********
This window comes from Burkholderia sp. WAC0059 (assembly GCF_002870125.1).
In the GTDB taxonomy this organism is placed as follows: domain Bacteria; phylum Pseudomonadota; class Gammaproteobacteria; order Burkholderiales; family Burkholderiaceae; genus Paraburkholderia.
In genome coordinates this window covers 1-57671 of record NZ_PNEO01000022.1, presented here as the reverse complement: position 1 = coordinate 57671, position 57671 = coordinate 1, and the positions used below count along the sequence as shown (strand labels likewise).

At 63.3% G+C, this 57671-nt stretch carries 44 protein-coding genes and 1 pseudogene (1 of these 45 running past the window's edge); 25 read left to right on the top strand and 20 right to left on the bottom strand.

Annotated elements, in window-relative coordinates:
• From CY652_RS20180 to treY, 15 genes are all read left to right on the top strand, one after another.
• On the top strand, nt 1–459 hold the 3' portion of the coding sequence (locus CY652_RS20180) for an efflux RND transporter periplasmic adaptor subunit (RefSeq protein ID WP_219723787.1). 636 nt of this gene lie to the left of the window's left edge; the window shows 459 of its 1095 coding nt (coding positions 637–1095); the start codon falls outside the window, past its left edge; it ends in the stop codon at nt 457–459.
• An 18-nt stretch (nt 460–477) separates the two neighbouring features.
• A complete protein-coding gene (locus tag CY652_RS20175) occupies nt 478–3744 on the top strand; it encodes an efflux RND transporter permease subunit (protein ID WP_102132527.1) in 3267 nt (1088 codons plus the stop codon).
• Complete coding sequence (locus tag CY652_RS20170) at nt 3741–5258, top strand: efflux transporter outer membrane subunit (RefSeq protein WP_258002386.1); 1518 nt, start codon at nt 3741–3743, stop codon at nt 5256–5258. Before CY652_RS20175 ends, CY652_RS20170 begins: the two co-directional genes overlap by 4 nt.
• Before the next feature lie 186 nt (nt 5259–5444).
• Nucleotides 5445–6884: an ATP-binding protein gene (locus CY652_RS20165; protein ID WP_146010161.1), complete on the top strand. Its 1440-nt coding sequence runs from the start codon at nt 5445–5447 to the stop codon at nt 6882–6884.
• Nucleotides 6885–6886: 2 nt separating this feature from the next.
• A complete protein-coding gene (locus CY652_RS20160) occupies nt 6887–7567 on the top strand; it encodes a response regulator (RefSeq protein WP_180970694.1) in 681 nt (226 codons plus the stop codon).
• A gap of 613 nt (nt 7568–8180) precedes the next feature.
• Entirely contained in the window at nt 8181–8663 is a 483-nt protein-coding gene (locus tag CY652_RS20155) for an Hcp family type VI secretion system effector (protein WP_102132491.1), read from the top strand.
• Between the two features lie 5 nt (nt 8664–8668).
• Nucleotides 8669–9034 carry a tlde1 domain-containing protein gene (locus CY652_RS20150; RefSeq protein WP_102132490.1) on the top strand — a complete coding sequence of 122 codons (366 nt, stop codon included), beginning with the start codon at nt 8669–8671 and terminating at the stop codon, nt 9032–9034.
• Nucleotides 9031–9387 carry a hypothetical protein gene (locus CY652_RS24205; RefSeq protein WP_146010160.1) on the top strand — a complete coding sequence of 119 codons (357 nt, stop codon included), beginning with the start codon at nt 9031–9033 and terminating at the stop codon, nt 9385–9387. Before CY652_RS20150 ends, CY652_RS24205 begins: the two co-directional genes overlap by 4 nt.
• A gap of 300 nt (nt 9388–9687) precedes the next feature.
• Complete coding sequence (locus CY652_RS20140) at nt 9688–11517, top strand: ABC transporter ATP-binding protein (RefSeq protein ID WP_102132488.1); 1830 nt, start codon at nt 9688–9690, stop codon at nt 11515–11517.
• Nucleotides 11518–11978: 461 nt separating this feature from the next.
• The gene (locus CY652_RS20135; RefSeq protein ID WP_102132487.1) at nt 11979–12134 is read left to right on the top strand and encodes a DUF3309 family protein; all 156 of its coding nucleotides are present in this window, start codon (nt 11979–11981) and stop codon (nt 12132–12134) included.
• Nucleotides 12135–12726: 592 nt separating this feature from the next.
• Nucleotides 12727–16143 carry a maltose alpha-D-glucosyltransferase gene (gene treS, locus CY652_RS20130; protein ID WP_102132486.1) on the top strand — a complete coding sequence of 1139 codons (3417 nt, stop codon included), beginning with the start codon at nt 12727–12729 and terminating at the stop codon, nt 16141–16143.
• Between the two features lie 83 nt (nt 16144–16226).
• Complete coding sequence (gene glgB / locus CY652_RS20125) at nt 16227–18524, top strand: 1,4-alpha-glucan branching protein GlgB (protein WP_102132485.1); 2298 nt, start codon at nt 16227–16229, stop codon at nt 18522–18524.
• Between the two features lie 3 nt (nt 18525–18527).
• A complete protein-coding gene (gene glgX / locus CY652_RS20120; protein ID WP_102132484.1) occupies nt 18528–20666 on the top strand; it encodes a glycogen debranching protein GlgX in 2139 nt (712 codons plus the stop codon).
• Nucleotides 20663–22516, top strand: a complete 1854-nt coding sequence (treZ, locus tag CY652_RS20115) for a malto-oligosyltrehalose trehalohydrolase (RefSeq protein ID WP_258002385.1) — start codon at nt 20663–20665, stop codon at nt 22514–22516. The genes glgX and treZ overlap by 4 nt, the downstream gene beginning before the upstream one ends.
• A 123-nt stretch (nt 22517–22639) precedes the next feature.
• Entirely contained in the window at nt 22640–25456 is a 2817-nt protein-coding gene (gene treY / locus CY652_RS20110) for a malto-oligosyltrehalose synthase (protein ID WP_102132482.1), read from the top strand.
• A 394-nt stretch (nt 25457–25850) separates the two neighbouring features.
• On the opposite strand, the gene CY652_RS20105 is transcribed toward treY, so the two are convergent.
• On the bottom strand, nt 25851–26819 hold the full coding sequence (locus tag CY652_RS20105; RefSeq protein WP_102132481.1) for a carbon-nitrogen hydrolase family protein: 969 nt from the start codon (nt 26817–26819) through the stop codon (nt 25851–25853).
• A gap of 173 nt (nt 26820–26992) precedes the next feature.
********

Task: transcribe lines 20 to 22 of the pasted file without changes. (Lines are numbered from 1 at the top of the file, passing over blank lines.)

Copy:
• A gap of 300 nt (nt 9388–9687) precedes the next feature.
• Complete coding sequence (locus CY652_RS20140) at nt 9688–11517, top strand: ABC transporter ATP-binding protein (RefSeq protein ID WP_102132488.1); 1830 nt, start codon at nt 9688–9690, stop codon at nt 11515–11517.
• Nucleotides 11518–11978: 461 nt separating this feature from the next.